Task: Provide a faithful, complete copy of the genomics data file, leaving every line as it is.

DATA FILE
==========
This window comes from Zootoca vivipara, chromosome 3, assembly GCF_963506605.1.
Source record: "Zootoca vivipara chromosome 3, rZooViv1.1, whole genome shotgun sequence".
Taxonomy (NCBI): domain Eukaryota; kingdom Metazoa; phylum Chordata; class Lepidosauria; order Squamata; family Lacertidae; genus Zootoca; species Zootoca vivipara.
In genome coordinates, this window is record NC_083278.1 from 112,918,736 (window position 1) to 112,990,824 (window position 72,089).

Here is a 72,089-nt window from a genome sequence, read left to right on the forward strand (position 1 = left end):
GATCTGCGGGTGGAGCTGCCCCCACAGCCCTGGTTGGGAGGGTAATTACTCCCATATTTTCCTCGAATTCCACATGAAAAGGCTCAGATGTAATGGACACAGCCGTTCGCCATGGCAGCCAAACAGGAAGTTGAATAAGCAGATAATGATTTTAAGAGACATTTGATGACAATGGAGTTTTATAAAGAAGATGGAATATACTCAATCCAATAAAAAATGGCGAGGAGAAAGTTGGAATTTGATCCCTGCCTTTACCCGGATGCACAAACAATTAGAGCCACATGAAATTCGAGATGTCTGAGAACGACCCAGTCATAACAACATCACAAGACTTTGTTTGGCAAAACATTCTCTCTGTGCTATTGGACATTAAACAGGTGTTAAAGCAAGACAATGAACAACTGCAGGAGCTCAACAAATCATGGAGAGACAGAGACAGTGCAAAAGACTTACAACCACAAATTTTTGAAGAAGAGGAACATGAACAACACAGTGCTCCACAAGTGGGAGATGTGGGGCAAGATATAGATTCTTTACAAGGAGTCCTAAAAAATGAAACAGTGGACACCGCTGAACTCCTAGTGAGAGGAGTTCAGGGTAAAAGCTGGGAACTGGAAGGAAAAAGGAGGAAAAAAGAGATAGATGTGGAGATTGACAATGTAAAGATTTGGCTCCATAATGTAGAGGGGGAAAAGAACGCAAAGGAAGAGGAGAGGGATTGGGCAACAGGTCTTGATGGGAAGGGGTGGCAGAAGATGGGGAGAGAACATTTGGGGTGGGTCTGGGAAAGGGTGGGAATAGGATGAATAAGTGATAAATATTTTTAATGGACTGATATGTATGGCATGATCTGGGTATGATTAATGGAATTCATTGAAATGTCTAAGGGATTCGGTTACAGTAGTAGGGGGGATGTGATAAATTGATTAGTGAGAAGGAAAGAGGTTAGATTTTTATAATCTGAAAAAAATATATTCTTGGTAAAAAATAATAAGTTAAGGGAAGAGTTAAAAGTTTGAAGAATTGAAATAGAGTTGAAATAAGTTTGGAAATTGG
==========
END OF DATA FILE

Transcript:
This window comes from Zootoca vivipara, chromosome 3, assembly GCF_963506605.1.
Source record: "Zootoca vivipara chromosome 3, rZooViv1.1, whole genome shotgun sequence".
Taxonomy (NCBI): domain Eukaryota; kingdom Metazoa; phylum Chordata; class Lepidosauria; order Squamata; family Lacertidae; genus Zootoca; species Zootoca vivipara.
In genome coordinates, this window is record NC_083278.1 from 112,918,736 (window position 1) to 112,990,824 (window position 72,089).

Here is a 72,089-nt window from a genome sequence, read left to right on the forward strand (position 1 = left end):
GATCTGCGGGTGGAGCTGCCCCCACAGCCCTGGTTGGGAGGGTAATTACTCCCATATTTTCCTCGAATTCCACATGAAAAGGCTCAGATGTAATGGACACAGCCGTTCGCCATGGCAGCCAAACAGGAAGTTGAATAAGCAGATAATGATTTTAAGAGACATTTGATGACAATGGAGTTTTATAAAGAAGATGGAATATACTCAATCCAATAAAAAATGGCGAGGAGAAAGTTGGAATTTGATCCCTGCCTTTACCCGGATGCACAAACAATTAGAGCCACATGAAATTCGAGATGTCTGAGAACGACCCAGTCATAACAACATCACAAGACTTTGTTTGGCAAAACATTCTCTCTGTGCTATTGGACATTAAACAGGTGTTAAAGCAAGACAATGAACAACTGCAGGAGCTCAACAAATCATGGAGAGACAGAGACAGTGCAAAAGACTTACAACCACAAATTTTTGAAGAAGAGGAACATGAACAACACAGTGCTCCACAAGTGGGAGATGTGGGGCAAGATATAGATTCTTTACAAGGAGTCCTAAAAAATGAAACAGTGGACACCGCTGAACTCCTAGTGAGAGGAGTTCAGGGTAAAAGCTGGGAACTGGAAGGAAAAAGGAGGAAAAAAGAGATAGATGTGGAGATTGACAATGTAAAGATTTGGCTCCATAATGTAGAGGGGGAAAAGAACGCAAAGGAAGAGGAGAGGGATTGGGCAACAGGTCTTGATGGGAAGGGGTGGCAGAAGATGGGGAGAGAACATTTGGGGTGGGTCTGGGAAAGGGTGGGAATAGGATGAATAAGTGATAAATATTTTTAATGGACTGATATGTATGGCATGATCTGGGTATGATTAATGGAATTCATTGAAATGTCTAAGGGATTCGGTTACAGTAGTAGGGGGGATGTGATAAATTGATTAGTGAGAAGGAAAGAGGTTAGATTTTTATAATCTGAAAAAAATATATTCTTGGTAAAAAATAATAAGTTAAGGGAAGAGTTAAAAGTTTGAAGAATTGAAATAGAGTTGAAATAAGTTTGGAAATTGG